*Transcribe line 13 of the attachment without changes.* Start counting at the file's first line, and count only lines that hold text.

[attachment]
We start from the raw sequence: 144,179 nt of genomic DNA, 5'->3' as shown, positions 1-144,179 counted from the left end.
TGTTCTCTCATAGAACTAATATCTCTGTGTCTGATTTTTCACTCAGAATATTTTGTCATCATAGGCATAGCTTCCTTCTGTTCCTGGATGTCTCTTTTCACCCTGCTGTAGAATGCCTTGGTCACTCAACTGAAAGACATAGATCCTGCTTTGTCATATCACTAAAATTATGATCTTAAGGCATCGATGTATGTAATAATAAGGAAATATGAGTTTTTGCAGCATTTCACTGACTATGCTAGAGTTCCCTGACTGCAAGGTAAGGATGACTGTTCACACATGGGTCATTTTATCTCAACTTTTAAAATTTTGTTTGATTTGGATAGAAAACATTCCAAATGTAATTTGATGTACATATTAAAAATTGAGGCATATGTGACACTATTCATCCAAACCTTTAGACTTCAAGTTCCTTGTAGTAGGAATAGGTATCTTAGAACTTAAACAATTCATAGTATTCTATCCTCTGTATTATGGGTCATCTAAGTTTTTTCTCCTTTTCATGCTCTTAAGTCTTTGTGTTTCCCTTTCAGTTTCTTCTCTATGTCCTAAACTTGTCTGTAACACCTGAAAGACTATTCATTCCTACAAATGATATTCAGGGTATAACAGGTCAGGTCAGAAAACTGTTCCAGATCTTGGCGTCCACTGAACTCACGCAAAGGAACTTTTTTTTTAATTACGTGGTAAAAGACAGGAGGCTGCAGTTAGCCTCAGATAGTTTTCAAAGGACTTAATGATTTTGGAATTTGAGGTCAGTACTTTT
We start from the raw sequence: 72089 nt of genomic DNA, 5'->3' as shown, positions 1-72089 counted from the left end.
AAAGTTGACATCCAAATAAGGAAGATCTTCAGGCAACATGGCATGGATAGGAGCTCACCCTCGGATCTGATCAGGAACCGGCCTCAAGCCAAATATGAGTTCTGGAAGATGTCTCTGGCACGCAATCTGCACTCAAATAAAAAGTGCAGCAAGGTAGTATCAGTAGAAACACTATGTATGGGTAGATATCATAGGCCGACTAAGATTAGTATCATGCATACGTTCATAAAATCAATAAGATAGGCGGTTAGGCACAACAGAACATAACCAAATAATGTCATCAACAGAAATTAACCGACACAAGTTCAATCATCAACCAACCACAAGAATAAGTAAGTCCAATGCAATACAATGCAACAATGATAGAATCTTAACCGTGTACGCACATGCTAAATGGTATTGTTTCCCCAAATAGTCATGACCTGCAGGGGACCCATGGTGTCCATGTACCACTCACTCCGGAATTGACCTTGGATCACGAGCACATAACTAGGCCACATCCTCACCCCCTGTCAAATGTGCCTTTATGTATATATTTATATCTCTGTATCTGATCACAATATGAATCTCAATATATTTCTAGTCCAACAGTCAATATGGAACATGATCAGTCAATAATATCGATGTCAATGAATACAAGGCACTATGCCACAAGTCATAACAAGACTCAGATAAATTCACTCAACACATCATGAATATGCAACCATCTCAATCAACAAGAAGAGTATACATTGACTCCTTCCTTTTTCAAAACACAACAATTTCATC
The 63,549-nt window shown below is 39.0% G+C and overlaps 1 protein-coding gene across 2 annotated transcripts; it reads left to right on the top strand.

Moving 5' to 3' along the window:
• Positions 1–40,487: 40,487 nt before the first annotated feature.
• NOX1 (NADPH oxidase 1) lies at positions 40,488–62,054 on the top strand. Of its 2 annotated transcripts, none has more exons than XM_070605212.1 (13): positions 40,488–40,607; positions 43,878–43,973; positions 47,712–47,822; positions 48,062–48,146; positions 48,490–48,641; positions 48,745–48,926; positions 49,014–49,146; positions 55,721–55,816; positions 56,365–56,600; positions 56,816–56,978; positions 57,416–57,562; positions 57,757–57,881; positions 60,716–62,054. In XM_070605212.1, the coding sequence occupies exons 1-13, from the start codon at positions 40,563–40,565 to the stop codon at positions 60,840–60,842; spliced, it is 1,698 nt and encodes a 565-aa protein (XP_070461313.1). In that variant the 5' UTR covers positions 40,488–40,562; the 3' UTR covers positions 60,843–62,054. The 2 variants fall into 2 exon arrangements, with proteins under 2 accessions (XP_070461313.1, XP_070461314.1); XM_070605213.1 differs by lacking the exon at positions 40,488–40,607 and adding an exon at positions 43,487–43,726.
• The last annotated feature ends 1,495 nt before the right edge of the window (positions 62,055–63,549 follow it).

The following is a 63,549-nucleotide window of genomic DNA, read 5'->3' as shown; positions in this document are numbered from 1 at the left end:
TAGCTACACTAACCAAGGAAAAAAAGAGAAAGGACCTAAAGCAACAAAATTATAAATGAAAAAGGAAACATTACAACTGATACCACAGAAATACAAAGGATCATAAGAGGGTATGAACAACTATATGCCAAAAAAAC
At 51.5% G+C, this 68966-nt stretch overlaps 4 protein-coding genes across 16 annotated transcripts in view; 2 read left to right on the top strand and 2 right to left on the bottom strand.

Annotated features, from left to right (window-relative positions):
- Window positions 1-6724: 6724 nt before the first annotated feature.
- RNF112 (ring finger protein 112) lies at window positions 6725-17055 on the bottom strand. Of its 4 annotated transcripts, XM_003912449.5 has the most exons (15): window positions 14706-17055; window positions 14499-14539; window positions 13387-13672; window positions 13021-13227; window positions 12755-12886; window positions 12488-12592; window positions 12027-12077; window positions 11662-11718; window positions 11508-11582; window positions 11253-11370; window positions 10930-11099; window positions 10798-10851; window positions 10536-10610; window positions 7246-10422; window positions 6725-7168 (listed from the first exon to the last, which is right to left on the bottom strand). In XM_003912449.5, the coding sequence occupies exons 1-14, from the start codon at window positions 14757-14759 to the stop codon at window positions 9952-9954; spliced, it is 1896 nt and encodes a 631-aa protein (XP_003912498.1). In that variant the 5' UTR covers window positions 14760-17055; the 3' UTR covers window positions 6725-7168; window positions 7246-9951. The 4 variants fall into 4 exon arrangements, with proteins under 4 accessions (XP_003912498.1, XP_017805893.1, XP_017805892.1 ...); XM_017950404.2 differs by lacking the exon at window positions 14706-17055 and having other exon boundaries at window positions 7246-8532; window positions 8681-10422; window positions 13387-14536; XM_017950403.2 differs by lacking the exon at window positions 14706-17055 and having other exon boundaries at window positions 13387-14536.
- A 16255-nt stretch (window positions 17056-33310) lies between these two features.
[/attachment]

Annotated features, from left to right (window-relative positions):